Escape the Crate – Escape the Queen Anne’s Revenge & Escape the Colosseum [Review]

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📦 ⚓ 📦 ⚔️

Location: at home

Date played: July 7, 2017

Team size: ¯\_(ツ)_/¯; we recommend 2-3

Duration: 60 minutes

Price: $29.99 + shipping charged every other month when a new box ships

Story

In the second and third chapters from Escape the Crate, we continued to chase our villain through time to stop him from altering history by retrieving the anachronistic objects that he had left behind.

The second chapter, Escape the Queen Anne’s Revenge, brought us to 1718 at the Blockade of Charles Town aboard Blackbeard’s ship.

Opened Escape the Queen Anne's Revenge crate shows brig bars with writing on them. Through the bars the ship's masts are visible.

The third chapter, Escape the Colosseum, took us back to a gladiator fight in Ancient Rome.

Escape the Colosseum opened, depicts a schedule of spectacles, a magnifying glass, and a picture of the Colosseum.

In each episode, our mission as time traveling agents was to retrieve the anachronism so that our present time would exist as it should.

Structure

Escape The Crate is a subscription service that delivers a tabletop puzzle adventure every other month.

Opting for a lower cost, higher output model, Escape the Crate packed game segments into sealed envelopes that we earned entry into by submitting puzzle solutions to a website. The website also delivered audio messages that narrated the story as well as provided guiding instructions to keep the game flowing.

The website included hint delivery as well. Each puzzle had a series of hints that escalated in detail until the final hint provided the solution.

The components of the game were generally made from paper or inexpensive fabric. There were a few props that were more tangible, but they were the exception, not the rule. At the end of the game, we were instructed to keep a few key components for use with future Escape The Crate shipments. As subscribers, we continue to build an arsenal of equipment by retaining certain items from each adventure as we chase this time-hopping villain through world history.

Puzzles

Similarly to Chapter 1: Escape the Confederate Spymistress, in these subsequent chapters, Escape the Crate designed puzzles themed on the relevant historical era and location.

We needed to observe carefully and “unlock” sealed envelopes that represented different containers or rooms in each episode’s “set,” Queen Anne’s Revenge and The Colosseum, respectively. The puzzle structure mimicked a physical escape room.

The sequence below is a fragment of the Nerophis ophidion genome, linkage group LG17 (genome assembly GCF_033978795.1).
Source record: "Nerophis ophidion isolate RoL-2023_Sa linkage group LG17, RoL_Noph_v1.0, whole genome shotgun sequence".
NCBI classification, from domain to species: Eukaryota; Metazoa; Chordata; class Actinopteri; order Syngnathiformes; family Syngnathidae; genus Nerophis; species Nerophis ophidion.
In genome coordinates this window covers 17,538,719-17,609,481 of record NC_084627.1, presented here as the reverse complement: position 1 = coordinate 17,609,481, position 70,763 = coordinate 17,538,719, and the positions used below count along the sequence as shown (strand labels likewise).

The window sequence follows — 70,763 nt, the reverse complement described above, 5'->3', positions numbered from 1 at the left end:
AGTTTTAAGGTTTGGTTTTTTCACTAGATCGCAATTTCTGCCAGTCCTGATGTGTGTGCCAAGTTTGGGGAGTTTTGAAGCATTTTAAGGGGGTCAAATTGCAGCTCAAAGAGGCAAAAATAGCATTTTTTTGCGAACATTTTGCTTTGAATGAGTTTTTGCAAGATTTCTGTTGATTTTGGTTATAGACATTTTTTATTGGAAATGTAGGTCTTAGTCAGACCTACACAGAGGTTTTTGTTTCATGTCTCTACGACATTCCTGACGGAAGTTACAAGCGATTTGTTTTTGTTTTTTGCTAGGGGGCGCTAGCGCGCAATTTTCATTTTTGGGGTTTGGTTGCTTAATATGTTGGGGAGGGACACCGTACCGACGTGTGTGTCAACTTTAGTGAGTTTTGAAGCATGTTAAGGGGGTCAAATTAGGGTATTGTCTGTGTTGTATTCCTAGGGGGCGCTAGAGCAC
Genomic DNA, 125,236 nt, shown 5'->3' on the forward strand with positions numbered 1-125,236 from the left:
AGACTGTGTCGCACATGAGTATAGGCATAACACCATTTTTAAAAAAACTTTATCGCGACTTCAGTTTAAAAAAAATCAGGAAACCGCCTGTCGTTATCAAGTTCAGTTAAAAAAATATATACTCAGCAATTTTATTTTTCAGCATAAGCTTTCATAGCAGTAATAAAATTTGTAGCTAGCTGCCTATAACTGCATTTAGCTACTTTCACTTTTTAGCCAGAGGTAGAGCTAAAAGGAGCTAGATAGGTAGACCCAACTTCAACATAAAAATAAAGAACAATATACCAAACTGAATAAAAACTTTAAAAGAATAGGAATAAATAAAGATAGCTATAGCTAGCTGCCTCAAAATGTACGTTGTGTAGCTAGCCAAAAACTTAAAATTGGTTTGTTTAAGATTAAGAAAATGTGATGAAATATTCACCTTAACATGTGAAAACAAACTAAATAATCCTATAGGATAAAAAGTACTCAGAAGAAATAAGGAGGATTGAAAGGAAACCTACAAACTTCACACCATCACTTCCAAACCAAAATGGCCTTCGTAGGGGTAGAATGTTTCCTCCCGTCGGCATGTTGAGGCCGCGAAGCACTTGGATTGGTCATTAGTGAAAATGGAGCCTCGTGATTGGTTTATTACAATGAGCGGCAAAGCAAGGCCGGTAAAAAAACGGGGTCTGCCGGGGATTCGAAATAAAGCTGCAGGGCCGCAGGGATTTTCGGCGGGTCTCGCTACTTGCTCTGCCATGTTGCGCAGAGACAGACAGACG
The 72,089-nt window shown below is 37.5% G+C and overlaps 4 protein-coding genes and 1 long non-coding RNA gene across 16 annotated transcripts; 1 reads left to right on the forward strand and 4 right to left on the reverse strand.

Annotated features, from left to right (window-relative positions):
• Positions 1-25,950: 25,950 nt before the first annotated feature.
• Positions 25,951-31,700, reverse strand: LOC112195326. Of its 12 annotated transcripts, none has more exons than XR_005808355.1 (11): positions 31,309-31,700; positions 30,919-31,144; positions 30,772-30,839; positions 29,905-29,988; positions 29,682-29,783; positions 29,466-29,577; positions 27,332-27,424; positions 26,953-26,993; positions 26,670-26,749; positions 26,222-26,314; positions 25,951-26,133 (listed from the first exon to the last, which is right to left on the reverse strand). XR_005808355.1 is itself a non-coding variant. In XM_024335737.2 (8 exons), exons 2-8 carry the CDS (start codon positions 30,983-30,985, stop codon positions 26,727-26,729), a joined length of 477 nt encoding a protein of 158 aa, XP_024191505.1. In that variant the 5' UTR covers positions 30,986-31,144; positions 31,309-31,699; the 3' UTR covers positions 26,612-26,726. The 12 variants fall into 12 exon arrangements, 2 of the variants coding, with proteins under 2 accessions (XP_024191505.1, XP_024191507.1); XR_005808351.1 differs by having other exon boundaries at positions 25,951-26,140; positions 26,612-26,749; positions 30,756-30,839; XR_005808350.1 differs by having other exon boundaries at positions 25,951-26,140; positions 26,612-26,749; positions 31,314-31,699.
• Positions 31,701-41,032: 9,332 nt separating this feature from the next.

While most of the puzzling was paper-based, each episode incorporated a few more interactive challenges.

Standouts

We appreciated Escape the Crate’s commitment to the historical setting of each episode. Both Escape the Queen Anne’s Revenge and Escape the Colosseum involved thematically appropriate ciphers (although the Roman game did this better)… If you know anything about ciphers, you’ll know what to expect from Escape the Colosseum.

Escape the Crate augmented the contents of each crate with a web interface. The website provided the “locks,” hints, and narrative audio clips. It was intuitive to use – on both desktop and mobile – and didn’t detract from the game components on our table.

Overall, Escape the Crate provided generally entertaining and satisfying puzzles.

These two Escape the Crate episodes were not cookie-cutter. Each chapter included significant puzzle design or gameplay components that were unique to that episode. In Escape the Queen Anne’s Revenge, one puzzle actually created the semblance of physical space. Escape the Colosseum introduced a new type of gameplay that we hadn’t seen in either tabletop or real life escape rooms.

Escape the Queen Anne’s RevengeEscape the Colosseum, and their first chapter, Escape the Confederate Spymistress, were each individual stories with narrative and episodic resolution. In addition to being entertaining and satisfying as self-contained escape rooms, they each teased the upcoming episode. Each chapter felt like a part of a larger time-traveling adventure.

Shortcomings